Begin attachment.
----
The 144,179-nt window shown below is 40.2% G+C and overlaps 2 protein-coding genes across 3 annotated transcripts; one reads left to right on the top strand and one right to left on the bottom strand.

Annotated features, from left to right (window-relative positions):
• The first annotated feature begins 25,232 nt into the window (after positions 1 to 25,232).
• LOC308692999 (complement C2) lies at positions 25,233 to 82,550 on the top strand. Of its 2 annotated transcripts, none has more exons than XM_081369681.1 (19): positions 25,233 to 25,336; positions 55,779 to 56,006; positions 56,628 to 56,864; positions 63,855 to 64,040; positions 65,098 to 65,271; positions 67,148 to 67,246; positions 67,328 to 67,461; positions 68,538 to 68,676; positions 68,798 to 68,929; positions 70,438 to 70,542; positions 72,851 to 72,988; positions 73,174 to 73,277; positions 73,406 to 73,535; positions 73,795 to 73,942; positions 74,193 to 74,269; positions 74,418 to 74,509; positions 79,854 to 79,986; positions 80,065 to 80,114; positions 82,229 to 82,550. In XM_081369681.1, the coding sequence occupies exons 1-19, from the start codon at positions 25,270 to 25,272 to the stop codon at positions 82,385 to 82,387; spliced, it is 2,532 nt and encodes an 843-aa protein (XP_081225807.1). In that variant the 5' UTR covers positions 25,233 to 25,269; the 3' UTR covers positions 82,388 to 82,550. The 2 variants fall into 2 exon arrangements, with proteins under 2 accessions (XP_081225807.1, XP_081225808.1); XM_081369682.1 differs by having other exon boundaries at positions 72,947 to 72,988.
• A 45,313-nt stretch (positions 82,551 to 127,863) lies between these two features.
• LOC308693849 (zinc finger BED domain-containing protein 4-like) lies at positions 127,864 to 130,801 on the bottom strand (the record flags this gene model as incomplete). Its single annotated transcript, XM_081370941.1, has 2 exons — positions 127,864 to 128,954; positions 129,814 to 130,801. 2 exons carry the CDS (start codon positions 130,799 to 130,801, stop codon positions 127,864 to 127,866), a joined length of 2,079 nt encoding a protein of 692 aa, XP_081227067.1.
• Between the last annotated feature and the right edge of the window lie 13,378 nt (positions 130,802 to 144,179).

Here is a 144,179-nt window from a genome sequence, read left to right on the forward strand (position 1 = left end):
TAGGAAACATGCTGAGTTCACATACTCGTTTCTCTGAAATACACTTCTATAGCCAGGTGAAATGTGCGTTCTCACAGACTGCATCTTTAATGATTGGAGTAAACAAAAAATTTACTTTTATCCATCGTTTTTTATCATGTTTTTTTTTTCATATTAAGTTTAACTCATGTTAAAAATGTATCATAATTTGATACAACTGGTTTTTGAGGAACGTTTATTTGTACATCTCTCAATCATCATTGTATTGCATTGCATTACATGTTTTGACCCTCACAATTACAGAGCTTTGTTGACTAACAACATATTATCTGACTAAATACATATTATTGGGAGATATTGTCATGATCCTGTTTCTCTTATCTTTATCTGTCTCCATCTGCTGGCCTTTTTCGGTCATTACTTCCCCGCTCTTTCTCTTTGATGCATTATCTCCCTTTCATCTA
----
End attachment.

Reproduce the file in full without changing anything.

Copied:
The 144,179-nt window shown below is 40.2% G+C and overlaps 2 protein-coding genes across 3 annotated transcripts; one reads left to right on the top strand and one right to left on the bottom strand.

Annotated features, from left to right (window-relative positions):
• The first annotated feature begins 25,232 nt into the window (after positions 1 to 25,232).
• LOC308692999 (complement C2) lies at positions 25,233 to 82,550 on the top strand. Of its 2 annotated transcripts, none has more exons than XM_081369681.1 (19): positions 25,233 to 25,336; positions 55,779 to 56,006; positions 56,628 to 56,864; positions 63,855 to 64,040; positions 65,098 to 65,271; positions 67,148 to 67,246; positions 67,328 to 67,461; positions 68,538 to 68,676; positions 68,798 to 68,929; positions 70,438 to 70,542; positions 72,851 to 72,988; positions 73,174 to 73,277; positions 73,406 to 73,535; positions 73,795 to 73,942; positions 74,193 to 74,269; positions 74,418 to 74,509; positions 79,854 to 79,986; positions 80,065 to 80,114; positions 82,229 to 82,550. In XM_081369681.1, the coding sequence occupies exons 1-19, from the start codon at positions 25,270 to 25,272 to the stop codon at positions 82,385 to 82,387; spliced, it is 2,532 nt and encodes an 843-aa protein (XP_081225807.1). In that variant the 5' UTR covers positions 25,233 to 25,269; the 3' UTR covers positions 82,388 to 82,550. The 2 variants fall into 2 exon arrangements, with proteins under 2 accessions (XP_081225807.1, XP_081225808.1); XM_081369682.1 differs by having other exon boundaries at positions 72,947 to 72,988.
• A 45,313-nt stretch (positions 82,551 to 127,863) lies between these two features.
• LOC308693849 (zinc finger BED domain-containing protein 4-like) lies at positions 127,864 to 130,801 on the bottom strand (the record flags this gene model as incomplete). Its single annotated transcript, XM_081370941.1, has 2 exons — positions 127,864 to 128,954; positions 129,814 to 130,801. 2 exons carry the CDS (start codon positions 130,799 to 130,801, stop codon positions 127,864 to 127,866), a joined length of 2,079 nt encoding a protein of 692 aa, XP_081227067.1.
• Between the last annotated feature and the right edge of the window lie 13,378 nt (positions 130,802 to 144,179).

Here is a 144,179-nt window from a genome sequence, read left to right on the forward strand (position 1 = left end):
TAGGAAACATGCTGAGTTCACATACTCGTTTCTCTGAAATACACTTCTATAGCCAGGTGAAATGTGCGTTCTCACAGACTGCATCTTTAATGATTGGAGTAAACAAAAAATTTACTTTTATCCATCGTTTTTTATCATGTTTTTTTTTTCATATTAAGTTTAACTCATGTTAAAAATGTATCATAATTTGATACAACTGGTTTTTGAGGAACGTTTATTTGTACATCTCTCAATCATCATTGTATTGCATTGCATTACATGTTTTGACCCTCACAATTACAGAGCTTTGTTGACTAACAACATATTATCTGACTAAATACATATTATTGGGAGATATTGTCATGATCCTGTTTCTCTTATCTTTATCTGTCTCCATCTGCTGGCCTTTTTCGGTCATTACTTCCCCGCTCTTTCTCTTTGATGCATTATCTCCCTTTCATCTA